Georgian Court University Convocation on August 26, 2022 Congratulations to Megan Walsh!
Lambda Chapter was cordially invited to attend Convocation at Georgian Court University on Thursday August 25th. The sisters in attendance were treated like royalty once again. Upon our arrival at the mansion Mr. Frank Mascia, assistant Vice President for Development, who saw to every detail from lunch, to photos and a tour of campus. We were joined by outgoing Dean Magaya and incoming Dean McNeal and of course, our recipient Megan Walsh! It was wonderful to get to know her in person and see her enthusiasm for the her upcoming school year. We also caught up with Hannah Moran, out first recipient, who is also gainfully employed this year. The Early Educator Award committee would like to extended our overflowing appreciation to all of you for your support, enthusiasm and ongoing commitment to the Early Educator Award at Georgian Court University. Hannah and Megan have been invited to join us Monday December 5th for our chapter meeting. We hope to see you there, so you too can be as impressed and delighted by these charming, intelligent young women educators!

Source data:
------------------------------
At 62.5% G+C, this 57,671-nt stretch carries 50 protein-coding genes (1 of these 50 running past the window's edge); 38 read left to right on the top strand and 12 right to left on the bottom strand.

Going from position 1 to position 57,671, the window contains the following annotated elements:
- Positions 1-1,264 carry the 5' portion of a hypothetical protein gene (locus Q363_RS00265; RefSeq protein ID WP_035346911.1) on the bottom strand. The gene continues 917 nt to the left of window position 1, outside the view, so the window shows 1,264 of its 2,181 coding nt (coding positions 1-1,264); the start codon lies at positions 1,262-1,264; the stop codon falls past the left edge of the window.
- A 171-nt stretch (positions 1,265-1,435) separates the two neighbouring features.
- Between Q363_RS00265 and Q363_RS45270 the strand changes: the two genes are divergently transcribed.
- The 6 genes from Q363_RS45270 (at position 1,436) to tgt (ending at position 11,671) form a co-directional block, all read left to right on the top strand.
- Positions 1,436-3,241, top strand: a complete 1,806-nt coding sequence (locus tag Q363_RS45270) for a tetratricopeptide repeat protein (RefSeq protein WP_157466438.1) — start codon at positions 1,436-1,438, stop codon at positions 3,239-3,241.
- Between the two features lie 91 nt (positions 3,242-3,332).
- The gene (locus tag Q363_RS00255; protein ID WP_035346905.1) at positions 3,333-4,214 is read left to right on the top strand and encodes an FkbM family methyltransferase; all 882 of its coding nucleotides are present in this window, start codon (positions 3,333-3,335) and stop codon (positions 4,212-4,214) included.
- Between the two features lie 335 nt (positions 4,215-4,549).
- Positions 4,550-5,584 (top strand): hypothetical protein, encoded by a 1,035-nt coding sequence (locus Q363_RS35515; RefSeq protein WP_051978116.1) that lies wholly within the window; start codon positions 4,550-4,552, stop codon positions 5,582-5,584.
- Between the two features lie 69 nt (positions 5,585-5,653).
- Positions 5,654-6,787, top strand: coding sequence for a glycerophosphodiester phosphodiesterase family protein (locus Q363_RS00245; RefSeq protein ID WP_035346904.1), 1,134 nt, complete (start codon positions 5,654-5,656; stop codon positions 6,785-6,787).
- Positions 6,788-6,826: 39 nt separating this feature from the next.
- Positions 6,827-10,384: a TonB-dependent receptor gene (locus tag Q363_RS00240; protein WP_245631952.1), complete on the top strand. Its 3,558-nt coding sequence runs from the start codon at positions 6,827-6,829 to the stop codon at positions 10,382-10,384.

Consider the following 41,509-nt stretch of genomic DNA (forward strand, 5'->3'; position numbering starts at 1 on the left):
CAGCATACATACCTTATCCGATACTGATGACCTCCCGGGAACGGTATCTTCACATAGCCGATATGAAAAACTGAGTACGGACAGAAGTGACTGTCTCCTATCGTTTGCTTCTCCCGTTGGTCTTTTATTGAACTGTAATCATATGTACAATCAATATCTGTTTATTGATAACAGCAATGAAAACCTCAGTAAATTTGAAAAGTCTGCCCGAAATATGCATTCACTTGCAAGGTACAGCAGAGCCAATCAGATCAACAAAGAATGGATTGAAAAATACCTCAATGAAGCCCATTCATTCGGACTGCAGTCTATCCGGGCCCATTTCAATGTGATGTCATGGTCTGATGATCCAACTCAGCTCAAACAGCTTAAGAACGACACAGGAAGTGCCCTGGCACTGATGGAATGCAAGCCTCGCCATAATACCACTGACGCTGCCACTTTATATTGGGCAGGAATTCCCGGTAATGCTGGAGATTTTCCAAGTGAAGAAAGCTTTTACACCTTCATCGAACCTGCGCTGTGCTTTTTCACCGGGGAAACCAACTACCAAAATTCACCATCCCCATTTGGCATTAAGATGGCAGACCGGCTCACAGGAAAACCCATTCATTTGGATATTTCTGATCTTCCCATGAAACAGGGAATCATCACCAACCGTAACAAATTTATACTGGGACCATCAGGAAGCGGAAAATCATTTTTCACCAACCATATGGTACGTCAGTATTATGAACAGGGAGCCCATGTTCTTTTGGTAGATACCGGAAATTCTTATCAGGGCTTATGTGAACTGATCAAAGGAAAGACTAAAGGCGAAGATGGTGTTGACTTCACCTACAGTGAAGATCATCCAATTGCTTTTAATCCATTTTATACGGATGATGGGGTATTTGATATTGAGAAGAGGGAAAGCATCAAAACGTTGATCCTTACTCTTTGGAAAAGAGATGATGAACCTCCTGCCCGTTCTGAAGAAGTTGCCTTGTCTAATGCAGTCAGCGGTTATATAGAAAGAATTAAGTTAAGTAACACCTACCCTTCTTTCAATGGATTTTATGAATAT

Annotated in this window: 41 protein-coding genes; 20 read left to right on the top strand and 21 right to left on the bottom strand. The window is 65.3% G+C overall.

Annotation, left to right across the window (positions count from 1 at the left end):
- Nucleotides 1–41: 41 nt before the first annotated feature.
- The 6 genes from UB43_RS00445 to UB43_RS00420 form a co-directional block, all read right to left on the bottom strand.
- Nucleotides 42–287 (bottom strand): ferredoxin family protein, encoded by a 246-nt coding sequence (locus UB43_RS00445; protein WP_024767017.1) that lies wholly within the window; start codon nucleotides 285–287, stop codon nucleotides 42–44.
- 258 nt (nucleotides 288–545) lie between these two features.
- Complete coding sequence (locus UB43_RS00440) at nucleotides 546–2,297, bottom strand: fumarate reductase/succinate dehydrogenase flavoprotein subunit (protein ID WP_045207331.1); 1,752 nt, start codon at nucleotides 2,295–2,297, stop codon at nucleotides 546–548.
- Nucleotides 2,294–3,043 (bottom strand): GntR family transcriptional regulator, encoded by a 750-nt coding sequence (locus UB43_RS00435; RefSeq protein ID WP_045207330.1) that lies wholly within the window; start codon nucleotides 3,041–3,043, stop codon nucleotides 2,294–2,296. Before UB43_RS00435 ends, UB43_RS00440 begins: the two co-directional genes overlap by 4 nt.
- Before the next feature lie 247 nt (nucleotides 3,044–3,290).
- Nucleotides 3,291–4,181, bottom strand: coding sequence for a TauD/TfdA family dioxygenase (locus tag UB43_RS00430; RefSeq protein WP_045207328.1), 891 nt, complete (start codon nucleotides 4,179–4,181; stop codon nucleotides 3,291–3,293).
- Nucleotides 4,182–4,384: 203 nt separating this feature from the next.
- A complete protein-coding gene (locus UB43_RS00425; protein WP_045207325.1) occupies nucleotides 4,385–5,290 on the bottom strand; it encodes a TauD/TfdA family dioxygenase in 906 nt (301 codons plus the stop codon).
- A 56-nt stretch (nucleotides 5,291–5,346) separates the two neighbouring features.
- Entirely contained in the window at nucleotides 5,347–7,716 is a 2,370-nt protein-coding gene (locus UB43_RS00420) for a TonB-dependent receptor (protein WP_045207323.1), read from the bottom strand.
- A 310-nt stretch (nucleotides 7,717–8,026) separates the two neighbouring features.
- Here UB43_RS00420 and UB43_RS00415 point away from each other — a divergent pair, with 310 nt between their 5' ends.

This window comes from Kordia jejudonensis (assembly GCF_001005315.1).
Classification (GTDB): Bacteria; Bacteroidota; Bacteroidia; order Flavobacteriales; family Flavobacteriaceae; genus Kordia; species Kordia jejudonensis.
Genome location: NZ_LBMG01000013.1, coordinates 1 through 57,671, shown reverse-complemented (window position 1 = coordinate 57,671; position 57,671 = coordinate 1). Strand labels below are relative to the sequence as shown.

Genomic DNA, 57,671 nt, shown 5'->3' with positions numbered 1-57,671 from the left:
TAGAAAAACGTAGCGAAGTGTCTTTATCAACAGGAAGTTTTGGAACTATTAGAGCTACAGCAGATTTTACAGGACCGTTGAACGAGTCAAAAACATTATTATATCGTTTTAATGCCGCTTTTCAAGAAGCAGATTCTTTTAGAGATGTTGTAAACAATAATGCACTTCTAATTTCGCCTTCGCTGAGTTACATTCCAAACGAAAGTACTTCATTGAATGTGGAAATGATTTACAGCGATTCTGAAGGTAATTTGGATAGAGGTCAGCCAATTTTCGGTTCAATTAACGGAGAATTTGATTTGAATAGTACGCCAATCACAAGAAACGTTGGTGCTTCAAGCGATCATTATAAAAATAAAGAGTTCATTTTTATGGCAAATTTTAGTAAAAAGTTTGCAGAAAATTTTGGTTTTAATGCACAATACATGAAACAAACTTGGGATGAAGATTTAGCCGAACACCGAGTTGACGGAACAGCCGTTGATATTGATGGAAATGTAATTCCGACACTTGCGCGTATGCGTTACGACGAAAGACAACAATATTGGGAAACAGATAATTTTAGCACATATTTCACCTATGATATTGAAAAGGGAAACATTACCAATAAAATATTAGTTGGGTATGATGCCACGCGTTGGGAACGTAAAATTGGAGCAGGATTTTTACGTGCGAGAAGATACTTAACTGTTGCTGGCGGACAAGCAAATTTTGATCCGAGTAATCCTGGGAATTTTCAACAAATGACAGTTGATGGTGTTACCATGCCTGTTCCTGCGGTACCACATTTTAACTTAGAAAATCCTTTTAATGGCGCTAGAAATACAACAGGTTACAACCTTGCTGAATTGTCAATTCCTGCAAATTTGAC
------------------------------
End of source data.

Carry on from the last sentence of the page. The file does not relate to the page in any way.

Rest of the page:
The Early Educator Award by Kimberly Falcone
What grows from a seed is a miracle to watch. From the first motion to put the EEA in place in December 2019 to what it has already grown into, is an astounding result! During the process of flushing out the mechanics of the EEA I was able to meet three amazing young women, who will be phenomenal teachers. Selecting the woman, we knew would benefit from the scholarship was a thrill! Our day at GCU was a warm summer day with so much joy that filled me up for the start of my new school year. As convocation wrapped up incoming freshman stood to vow to uphold the values of GCU just as Hannah had probably done years before, full circle moment if I have ever seen one. Please know we have done good for a truly worthy early educator.
The GCU Convocation by Noreen McHale